Thursday, October 22, 2015

George Adams-Don Pullen Quartet at the Subway

Like many of you, I first heard this band as the nucleus of Charlie Mingus's 70s groups, at least those involving George Adams and Don Pullen. Dannie Richmond, of course, had a much longer history of owning the drum chair in Mingus's establishment.

Yet, it was with post-Mingus recordings that I fell in love with the music they were making, a music which, according to Richmond, must have influenced even Mr. Mingus himself.

Hand to Hand, featuring Richmond and Adams was one of the most played records in my "early advanced" years of listening to jazz. Since then, I haven't lost my interest in this marvelous unit whose key members sadly died too soon.

The quartet, adding Cameron Brown, started as a one-off live band, but miraculously lasted for nearly a decade, and it was recorded regularly in Europe. This video tape from Cologne, Federal Republic of Germany, is one of them.

The band is full of fire and fierce energy. This makes Lee Jeske to compare them with a Lamborghini:

Monday, October 19, 2015

Rudy Can't Fail

"Red" Rudy Williams

Who's playing the alto saxophone on this one?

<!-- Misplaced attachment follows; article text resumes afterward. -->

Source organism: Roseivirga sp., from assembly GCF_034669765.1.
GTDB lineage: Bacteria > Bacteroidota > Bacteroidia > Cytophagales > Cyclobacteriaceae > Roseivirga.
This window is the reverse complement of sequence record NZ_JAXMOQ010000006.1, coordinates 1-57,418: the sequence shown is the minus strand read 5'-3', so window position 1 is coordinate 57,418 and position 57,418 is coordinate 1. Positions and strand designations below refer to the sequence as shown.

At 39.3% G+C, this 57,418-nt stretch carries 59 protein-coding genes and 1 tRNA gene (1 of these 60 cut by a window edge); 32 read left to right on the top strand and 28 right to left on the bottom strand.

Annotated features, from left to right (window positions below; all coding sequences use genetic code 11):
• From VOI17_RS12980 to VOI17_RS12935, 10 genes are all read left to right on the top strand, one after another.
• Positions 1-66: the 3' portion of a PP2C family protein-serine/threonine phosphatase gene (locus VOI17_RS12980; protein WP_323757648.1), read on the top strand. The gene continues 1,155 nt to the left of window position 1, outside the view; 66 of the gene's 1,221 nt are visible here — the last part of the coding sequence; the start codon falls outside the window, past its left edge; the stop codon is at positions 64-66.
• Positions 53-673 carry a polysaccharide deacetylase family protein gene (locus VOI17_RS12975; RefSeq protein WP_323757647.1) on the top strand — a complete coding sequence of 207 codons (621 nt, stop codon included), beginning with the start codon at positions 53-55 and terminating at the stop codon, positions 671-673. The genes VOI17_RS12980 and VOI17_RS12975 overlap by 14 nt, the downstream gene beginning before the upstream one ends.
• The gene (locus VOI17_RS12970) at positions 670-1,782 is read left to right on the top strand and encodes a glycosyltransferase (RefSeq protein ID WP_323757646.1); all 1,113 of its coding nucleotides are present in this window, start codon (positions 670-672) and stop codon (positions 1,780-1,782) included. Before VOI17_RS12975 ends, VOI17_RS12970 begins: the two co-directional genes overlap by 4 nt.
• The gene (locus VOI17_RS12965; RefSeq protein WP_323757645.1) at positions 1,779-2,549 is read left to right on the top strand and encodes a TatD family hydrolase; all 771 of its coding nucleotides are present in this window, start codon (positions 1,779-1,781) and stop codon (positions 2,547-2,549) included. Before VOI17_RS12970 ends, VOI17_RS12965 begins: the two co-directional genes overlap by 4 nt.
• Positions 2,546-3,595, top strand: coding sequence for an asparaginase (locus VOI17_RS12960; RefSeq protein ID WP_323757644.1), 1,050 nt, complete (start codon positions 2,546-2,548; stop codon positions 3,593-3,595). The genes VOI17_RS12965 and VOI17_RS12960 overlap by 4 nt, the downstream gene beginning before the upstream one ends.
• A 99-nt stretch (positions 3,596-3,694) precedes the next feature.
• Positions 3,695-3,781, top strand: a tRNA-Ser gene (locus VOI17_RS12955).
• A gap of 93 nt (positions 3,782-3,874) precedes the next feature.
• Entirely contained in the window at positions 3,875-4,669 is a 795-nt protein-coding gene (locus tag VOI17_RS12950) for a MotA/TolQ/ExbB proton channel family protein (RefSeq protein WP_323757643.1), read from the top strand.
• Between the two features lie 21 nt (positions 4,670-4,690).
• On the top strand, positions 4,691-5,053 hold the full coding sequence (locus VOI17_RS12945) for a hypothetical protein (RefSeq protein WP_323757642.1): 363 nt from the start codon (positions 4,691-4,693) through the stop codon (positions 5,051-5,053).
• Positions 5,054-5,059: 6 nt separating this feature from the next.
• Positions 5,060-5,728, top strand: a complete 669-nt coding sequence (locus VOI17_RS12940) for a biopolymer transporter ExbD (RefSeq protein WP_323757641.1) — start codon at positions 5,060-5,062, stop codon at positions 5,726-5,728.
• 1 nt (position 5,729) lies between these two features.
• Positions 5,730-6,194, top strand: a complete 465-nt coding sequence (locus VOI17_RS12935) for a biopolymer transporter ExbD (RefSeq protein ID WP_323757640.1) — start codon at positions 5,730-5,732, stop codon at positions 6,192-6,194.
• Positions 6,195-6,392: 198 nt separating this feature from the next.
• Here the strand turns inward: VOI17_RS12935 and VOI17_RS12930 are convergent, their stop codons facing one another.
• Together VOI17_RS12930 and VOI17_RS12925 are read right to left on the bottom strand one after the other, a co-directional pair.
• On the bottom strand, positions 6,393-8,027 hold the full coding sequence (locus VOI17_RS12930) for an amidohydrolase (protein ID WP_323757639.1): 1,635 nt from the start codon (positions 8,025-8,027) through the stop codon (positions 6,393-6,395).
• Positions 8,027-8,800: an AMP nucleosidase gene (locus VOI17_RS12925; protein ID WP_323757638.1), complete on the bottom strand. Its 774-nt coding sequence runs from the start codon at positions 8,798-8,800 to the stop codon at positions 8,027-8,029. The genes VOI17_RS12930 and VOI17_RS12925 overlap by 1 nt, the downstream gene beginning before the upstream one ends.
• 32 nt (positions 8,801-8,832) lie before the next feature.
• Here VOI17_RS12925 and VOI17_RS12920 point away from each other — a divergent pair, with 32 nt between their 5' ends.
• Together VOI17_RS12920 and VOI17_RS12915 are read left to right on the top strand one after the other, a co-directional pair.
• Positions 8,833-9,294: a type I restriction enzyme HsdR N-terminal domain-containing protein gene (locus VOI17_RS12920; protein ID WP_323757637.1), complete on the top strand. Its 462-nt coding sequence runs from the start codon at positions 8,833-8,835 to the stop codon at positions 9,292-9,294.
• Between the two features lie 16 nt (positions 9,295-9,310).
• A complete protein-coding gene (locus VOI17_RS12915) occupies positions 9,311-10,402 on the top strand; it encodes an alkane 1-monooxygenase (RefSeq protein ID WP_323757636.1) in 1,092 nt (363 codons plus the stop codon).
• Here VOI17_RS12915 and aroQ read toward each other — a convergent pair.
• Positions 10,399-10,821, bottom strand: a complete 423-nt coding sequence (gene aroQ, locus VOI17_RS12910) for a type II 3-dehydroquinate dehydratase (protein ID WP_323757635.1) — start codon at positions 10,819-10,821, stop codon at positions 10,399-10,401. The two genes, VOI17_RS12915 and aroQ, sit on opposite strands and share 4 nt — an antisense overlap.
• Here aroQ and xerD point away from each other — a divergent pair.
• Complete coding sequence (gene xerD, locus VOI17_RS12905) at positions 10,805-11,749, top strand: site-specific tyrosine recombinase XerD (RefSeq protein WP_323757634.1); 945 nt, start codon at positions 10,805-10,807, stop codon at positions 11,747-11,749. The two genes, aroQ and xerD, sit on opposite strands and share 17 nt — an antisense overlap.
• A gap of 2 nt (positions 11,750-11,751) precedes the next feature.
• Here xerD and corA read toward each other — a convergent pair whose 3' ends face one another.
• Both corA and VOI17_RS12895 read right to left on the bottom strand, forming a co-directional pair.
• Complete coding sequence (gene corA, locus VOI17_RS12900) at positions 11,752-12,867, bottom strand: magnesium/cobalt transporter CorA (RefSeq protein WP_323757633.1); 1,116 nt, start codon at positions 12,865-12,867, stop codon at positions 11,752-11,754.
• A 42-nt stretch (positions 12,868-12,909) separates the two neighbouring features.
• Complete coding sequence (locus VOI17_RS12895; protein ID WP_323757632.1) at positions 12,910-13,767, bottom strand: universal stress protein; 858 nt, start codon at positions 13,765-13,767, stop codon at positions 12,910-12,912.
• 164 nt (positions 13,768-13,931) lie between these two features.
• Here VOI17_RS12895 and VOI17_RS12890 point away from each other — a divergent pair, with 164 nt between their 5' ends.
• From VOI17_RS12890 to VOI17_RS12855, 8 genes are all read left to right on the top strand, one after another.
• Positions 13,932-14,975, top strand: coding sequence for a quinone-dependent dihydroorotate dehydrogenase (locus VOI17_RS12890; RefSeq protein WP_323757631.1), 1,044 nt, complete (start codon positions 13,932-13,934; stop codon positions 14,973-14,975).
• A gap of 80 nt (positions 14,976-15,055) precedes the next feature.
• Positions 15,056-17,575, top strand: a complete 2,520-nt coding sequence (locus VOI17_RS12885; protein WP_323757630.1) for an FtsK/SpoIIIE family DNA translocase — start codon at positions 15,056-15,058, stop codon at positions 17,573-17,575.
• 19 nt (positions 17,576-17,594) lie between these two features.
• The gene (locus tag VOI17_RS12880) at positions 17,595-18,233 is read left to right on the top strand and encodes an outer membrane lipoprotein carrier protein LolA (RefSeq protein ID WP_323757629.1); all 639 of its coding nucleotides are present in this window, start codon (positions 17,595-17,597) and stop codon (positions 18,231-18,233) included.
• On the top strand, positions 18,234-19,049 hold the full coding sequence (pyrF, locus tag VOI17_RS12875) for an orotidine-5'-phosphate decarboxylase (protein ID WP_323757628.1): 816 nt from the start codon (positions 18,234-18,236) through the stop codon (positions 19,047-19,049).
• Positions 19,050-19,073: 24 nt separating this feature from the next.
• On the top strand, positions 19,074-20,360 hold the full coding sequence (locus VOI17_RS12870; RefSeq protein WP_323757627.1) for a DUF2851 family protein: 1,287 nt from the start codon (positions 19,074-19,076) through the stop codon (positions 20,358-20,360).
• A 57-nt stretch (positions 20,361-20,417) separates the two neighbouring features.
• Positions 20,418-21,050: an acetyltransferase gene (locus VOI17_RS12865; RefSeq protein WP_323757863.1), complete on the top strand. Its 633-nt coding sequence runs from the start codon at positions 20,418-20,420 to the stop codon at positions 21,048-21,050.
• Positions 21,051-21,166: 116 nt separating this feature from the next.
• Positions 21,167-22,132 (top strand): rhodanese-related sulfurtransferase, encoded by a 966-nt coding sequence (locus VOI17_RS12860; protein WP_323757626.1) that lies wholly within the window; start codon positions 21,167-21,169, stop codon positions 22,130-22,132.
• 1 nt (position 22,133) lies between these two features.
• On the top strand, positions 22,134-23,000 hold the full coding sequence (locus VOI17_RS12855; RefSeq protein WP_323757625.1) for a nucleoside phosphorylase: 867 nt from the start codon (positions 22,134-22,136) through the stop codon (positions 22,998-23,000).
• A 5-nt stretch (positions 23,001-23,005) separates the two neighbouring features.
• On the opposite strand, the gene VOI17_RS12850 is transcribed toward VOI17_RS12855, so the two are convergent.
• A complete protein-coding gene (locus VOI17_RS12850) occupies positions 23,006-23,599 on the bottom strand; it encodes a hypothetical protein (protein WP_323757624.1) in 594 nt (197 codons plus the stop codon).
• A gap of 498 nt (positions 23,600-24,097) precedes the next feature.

Did I hear Charlie Parker? Well, no, it ain't Bird. Yet there is some Parkerian connection, in the style of the player, and also in real life.

The musician playing alto on the 1948 track you heard which was recorded under Tadd Dameron's name is "Red" Rudy Williams, a musician  Charlie Parker used to dig intensely, almost religiously, during his first visit to New York City.

Member of a hard swinging band, Al Cooper's Savoy Sultan, he was usually featured on radio broadcasts some ten years before the above recording was waxed. (Other musicians featured on the piece you heard are Fats Navarro, Allen Eager, Curly Russell, and Kenny Clarke.)

In 1939, Williams was enjoying the success of this hit song, Little Sally Water, in which his name is called by Savoy Sultan's before he moves to front for a solo: